Sometimes it’s hard to think about the future.
In fact, many of us feel intimidated by the question: “where do you see yourself in five years?”
It’s stressful enough choosing where you want to eat dinner – let alone figuring out your long-term career plan.
But, experts say having a plan is essential to success. It’s a way to turn your hopes and dreams into actionable tasks and make them a reality, ultimately leading to job satisfaction.
A plan can also help you clarify career goals, discover what motivates and inspires you, and help you find the right job that matches your strengths. According to a 2017 Gallup poll, nearly 51 percent of employees feel “disengaged” at work and another 17 percent resent their jobs.
Don’t let that be you!
Set aside some time to determine what’s important to you in your career and how you will make that happen.
Here’s how to start a five-year plan:
Identify your end goal or “macro” goal – which is what you ultimately want to accomplish by the end of the five years and write it down. Be specific. If you want to be an art director, say so! Don’t settle on “get a job in the media business.” If you already love the company you work for, but want to be in management, put that down. This is the time to think carefully about what is important to you in your career.
Explore Your Options
Ask yourself if you have the proper education and training to reach your goal. If not, what are you going to do about it? How can you augment your education and training to get you where you want to be? What are the options available to someone with your degree or experience? If you aren’t sure what the answers are, consider reaching out to successful colleagues or mentors and ask them for advice. If you don’t know who to ask, Executive Recruiters here at The Lee Group are always available to help you with your career goals!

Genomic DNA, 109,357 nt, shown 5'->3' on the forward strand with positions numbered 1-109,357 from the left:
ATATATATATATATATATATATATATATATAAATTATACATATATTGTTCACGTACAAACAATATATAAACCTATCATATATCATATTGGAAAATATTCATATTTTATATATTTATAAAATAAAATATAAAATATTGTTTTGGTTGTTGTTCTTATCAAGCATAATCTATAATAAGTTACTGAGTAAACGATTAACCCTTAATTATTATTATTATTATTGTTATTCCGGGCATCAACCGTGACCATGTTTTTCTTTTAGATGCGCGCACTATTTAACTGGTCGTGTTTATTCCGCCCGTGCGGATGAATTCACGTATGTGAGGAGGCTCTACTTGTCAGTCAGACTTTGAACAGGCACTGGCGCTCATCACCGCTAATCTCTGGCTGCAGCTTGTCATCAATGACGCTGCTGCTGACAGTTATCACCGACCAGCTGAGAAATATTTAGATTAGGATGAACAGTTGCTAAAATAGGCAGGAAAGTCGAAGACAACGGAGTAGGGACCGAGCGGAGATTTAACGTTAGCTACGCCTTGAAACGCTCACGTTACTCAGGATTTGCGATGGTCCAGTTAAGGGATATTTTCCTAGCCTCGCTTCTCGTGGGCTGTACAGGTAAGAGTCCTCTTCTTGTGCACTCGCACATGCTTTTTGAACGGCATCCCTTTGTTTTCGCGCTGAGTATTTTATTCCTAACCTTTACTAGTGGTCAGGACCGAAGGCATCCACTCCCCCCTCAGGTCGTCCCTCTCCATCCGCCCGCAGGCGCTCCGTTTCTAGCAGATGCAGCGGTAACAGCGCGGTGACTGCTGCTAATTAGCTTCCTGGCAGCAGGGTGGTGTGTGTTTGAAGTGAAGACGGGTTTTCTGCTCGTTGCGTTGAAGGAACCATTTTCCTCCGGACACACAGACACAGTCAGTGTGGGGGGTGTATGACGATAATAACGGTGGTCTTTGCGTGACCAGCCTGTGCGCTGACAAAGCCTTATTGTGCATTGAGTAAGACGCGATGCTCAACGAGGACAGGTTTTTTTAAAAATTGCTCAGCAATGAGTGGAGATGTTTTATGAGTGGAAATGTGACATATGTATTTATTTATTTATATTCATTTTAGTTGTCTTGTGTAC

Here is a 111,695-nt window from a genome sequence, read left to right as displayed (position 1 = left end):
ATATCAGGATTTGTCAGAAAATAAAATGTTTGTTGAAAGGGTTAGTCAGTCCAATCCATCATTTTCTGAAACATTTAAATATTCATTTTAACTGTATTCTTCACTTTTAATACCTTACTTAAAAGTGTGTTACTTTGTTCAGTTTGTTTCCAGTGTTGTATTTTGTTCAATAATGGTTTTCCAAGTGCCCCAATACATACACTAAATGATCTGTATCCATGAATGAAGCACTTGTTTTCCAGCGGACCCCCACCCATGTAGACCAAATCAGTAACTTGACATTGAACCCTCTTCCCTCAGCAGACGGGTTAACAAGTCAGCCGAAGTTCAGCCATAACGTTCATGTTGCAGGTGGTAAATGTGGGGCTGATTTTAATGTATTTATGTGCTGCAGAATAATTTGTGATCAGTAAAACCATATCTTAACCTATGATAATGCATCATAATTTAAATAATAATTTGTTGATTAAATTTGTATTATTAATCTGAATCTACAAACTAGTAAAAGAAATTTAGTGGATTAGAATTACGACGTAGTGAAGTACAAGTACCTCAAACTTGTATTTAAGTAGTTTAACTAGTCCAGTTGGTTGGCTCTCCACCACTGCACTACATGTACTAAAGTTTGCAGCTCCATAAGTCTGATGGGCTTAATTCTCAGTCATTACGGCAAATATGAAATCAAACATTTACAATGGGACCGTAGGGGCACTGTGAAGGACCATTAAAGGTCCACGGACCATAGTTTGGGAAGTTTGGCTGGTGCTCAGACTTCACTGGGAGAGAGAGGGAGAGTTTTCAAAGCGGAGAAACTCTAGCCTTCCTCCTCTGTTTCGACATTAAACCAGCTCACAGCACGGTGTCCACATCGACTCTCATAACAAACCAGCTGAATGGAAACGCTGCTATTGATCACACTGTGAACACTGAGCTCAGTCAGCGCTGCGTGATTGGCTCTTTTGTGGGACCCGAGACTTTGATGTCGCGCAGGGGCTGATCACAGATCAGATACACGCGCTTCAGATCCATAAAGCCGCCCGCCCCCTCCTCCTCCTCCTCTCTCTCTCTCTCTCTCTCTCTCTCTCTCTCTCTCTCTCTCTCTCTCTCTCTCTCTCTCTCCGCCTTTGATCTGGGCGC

Once you’ve set and identified ways you can enhance your education and skills, start making smaller goals that you can assign to each year and identify how you will reach them. For example: if the position you want requires additional schooling or technical skills, you can set a goal for the first year to take a few courses college courses. In year two, you could focus on volunteering to gain more experience in your desired field, and so on. This step could also be as simple as checking out a book from your local library to learn about new computer software or shadowing an executive in your field to gain experience – it all depends on the career path you envision for yourself.
Stay on Track
Make career planning a regular event. Once you’ve penned a five-year plan, don’t let it collect dust in your file folder. Experts suggest reviewing it every six months to help keep yourself on track or to allow for updates if your goals change. If you’ve veered off track, make the necessary adjustments to your goals and keep at it.
While no plan is perfect and there are no absolutes, creating a five-year plan will help prepare you for a successful future, and the next time someone asks you where you see yourself in five years, you just might have an answer for them.